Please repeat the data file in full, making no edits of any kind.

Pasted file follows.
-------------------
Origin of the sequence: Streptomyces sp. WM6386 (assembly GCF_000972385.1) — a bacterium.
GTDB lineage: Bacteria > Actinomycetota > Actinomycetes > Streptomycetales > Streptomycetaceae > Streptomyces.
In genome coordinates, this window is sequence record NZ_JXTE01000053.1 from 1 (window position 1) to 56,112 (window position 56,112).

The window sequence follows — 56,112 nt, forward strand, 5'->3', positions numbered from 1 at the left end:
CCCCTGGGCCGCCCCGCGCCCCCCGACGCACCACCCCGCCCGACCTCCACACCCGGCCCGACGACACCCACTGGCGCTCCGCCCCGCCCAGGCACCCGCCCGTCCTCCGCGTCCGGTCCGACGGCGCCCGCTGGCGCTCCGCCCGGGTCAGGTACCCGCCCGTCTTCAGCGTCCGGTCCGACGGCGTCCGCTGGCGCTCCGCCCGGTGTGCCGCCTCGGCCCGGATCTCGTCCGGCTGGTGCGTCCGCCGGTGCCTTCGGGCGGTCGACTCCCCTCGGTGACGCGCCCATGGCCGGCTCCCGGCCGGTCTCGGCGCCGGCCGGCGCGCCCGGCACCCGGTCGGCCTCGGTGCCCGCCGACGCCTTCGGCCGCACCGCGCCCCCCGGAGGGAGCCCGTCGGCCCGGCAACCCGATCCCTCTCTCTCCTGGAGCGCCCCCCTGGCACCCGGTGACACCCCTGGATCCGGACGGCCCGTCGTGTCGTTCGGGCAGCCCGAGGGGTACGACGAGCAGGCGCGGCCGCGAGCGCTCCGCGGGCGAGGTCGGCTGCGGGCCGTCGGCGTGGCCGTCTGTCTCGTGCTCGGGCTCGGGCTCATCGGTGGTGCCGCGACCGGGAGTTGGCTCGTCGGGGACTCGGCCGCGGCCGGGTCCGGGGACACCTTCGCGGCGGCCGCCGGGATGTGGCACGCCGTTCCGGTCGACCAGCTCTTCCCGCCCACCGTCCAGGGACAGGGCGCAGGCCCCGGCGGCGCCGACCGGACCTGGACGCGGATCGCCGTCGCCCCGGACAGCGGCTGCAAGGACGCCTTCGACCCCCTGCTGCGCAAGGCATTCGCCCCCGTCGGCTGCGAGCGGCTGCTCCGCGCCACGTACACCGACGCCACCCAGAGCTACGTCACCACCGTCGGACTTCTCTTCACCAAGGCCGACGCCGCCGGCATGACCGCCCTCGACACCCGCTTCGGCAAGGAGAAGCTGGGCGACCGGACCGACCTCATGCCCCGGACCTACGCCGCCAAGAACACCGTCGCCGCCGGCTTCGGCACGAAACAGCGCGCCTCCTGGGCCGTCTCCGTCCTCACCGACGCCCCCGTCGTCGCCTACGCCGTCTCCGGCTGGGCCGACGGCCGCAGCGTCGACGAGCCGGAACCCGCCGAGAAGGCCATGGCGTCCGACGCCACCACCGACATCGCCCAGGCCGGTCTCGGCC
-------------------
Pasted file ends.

Origin of the sequence: Streptomyces sp. WM6386 (assembly GCF_000972385.1) — a bacterium.
GTDB lineage: Bacteria > Actinomycetota > Actinomycetes > Streptomycetales > Streptomycetaceae > Streptomyces.
In genome coordinates, this window is sequence record NZ_JXTE01000053.1 from 1 (window position 1) to 56,112 (window position 56,112).

The window sequence follows — 56,112 nt, forward strand, 5'->3', positions numbered from 1 at the left end:
CCCCTGGGCCGCCCCGCGCCCCCCGACGCACCACCCCGCCCGACCTCCACACCCGGCCCGACGACACCCACTGGCGCTCCGCCCCGCCCAGGCACCCGCCCGTCCTCCGCGTCCGGTCCGACGGCGCCCGCTGGCGCTCCGCCCGGGTCAGGTACCCGCCCGTCTTCAGCGTCCGGTCCGACGGCGTCCGCTGGCGCTCCGCCCGGTGTGCCGCCTCGGCCCGGATCTCGTCCGGCTGGTGCGTCCGCCGGTGCCTTCGGGCGGTCGACTCCCCTCGGTGACGCGCCCATGGCCGGCTCCCGGCCGGTCTCGGCGCCGGCCGGCGCGCCCGGCACCCGGTCGGCCTCGGTGCCCGCCGACGCCTTCGGCCGCACCGCGCCCCCCGGAGGGAGCCCGTCGGCCCGGCAACCCGATCCCTCTCTCTCCTGGAGCGCCCCCCTGGCACCCGGTGACACCCCTGGATCCGGACGGCCCGTCGTGTCGTTCGGGCAGCCCGAGGGGTACGACGAGCAGGCGCGGCCGCGAGCGCTCCGCGGGCGAGGTCGGCTGCGGGCCGTCGGCGTGGCCGTCTGTCTCGTGCTCGGGCTCGGGCTCATCGGTGGTGCCGCGACCGGGAGTTGGCTCGTCGGGGACTCGGCCGCGGCCGGGTCCGGGGACACCTTCGCGGCGGCCGCCGGGATGTGGCACGCCGTTCCGGTCGACCAGCTCTTCCCGCCCACCGTCCAGGGACAGGGCGCAGGCCCCGGCGGCGCCGACCGGACCTGGACGCGGATCGCCGTCGCCCCGGACAGCGGCTGCAAGGACGCCTTCGACCCCCTGCTGCGCAAGGCATTCGCCCCCGTCGGCTGCGAGCGGCTGCTCCGCGCCACGTACACCGACGCCACCCAGAGCTACGTCACCACCGTCGGACTTCTCTTCACCAAGGCCGACGCCGCCGGCATGACCGCCCTCGACACCCGCTTCGGCAAGGAGAAGCTGGGCGACCGGACCGACCTCATGCCCCGGACCTACGCCGCCAAGAACACCGTCGCCGCCGGCTTCGGCACGAAACAGCGCGCCTCCTGGGCCGTCTCCGTCCTCACCGACGCCCCCGTCGTCGCCTACGCCGTCTCCGGCTGGGCCGACGGCCGCAGCGTCGACGAGCCGGAACCCGCCGAGAAGGCCATGGCGTCCGACGCCACCACCGACATCGCCCAGGCCGGTCTCGGCC